NASA Scientists Are Scratching Their Heads Over This New Magnetic Mystery Swirling Through Earth's Violent Outer Atmosphere

Friday, 11 May 2018 - 12:42PM
Earth
Physics
Friday, 11 May 2018 - 12:42PM
NASA Scientists Are Scratching Their Heads Over This New Magnetic Mystery Swirling Through Earth's Violent Outer Atmosphere
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NASA Goddard
A newly-discovered phenomenon in Earth's outer atmosphere finally explains what happens to all that energy from pummeling solar winds. Our planet's magnetic field weathers massive batterings daily, creating giant magnetic shockwaves as all the charged particles from the solar wind hit it. But if energy can be neither created nor destroyed, where does it all go? A new type of magnetic reconnection is at work.

Here's the short version of what that means: the universe is filled with plasma, a type of charged gas. In fact, 99% of the observable universe is made of plasma – it composes the bulk of most stars and even flows between Jupiter and its moon, Io. Plasma has its own unique magnetic properties and, since it's really just a bunch of particles, magnetic forces have a huge impact on plasma's behavior. Magnetic reconnection is one of these forces, and it's a doozy. Here's NASA's description of the process:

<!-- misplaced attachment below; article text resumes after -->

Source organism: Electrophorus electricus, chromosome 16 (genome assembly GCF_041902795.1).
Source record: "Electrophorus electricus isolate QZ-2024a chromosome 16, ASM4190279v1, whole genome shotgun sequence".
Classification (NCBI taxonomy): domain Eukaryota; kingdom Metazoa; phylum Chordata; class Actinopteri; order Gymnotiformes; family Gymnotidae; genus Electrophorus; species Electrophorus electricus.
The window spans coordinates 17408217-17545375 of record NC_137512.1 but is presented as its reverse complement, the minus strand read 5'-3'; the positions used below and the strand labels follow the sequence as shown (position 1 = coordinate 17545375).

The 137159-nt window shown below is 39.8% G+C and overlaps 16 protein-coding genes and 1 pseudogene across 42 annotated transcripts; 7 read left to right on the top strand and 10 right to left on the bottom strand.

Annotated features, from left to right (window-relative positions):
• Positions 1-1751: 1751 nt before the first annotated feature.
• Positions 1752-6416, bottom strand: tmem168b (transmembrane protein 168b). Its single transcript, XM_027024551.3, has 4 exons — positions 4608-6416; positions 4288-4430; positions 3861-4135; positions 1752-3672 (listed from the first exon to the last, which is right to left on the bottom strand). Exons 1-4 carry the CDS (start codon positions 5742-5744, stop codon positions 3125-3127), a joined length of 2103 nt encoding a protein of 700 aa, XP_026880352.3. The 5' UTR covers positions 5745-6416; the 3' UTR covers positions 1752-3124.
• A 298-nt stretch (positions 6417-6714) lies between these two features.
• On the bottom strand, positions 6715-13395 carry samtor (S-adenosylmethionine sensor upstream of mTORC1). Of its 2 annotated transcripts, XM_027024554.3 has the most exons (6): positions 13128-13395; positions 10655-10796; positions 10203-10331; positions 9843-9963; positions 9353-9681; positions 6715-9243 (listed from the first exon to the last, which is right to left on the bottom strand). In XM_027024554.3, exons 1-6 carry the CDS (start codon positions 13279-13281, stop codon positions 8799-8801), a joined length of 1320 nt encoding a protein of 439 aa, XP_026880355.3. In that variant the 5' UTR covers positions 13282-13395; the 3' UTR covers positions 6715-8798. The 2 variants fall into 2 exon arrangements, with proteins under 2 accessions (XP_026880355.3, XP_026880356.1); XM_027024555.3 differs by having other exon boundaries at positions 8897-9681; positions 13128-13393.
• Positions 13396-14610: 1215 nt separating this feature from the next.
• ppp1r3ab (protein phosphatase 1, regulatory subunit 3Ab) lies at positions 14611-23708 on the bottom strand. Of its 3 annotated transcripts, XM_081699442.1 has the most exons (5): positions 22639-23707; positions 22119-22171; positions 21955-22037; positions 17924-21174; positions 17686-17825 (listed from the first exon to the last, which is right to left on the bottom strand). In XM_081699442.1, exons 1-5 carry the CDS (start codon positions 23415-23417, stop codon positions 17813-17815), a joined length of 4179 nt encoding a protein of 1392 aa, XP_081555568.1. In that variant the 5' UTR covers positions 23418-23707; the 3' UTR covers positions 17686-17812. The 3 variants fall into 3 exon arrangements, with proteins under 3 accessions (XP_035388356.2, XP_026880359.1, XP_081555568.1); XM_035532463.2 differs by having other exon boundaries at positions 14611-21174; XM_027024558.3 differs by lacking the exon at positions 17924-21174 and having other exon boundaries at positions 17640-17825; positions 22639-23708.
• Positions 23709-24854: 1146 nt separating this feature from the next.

Opening quote
"Under normal conditions, the magnetic field lines inside plasmas don't break or merge with other field lines. But sometimes, as field lines get close to each other, the entire pattern changes and everything realigns into a new configuration. The amount of energy released can be formidable. Magnetic reconnection taps into the stored energy of the magnetic field, converting it into heat and kinetic energy that sends particles streaming out along the field lines."
Closing quote


By "formidable," they mean "potentially cataclysmic." The amount of energy released from magnetic reconnections on the Sun in 2003 triggered huge coronal mass ejections (CMEs), which blew billions of tons of matter into space at a rate of millions of miles per hour. The Earth's outer atmosphere also contains plasma, though not nearly as much as the Sun. Still, our plasma is doing a lot of work – and it may be taking care of all the excess energy created when solar wind hits our magnetic field. According to Michael Shay, from the University of Delaware: "We now have evidence that reconnection does happen to dissipate turbulent energy in the magnetosheath, but it is a new kind of reconnection."

If you want to learn more about the weird world of Earth's magnetism, check out the South Atlantic Anomaly.

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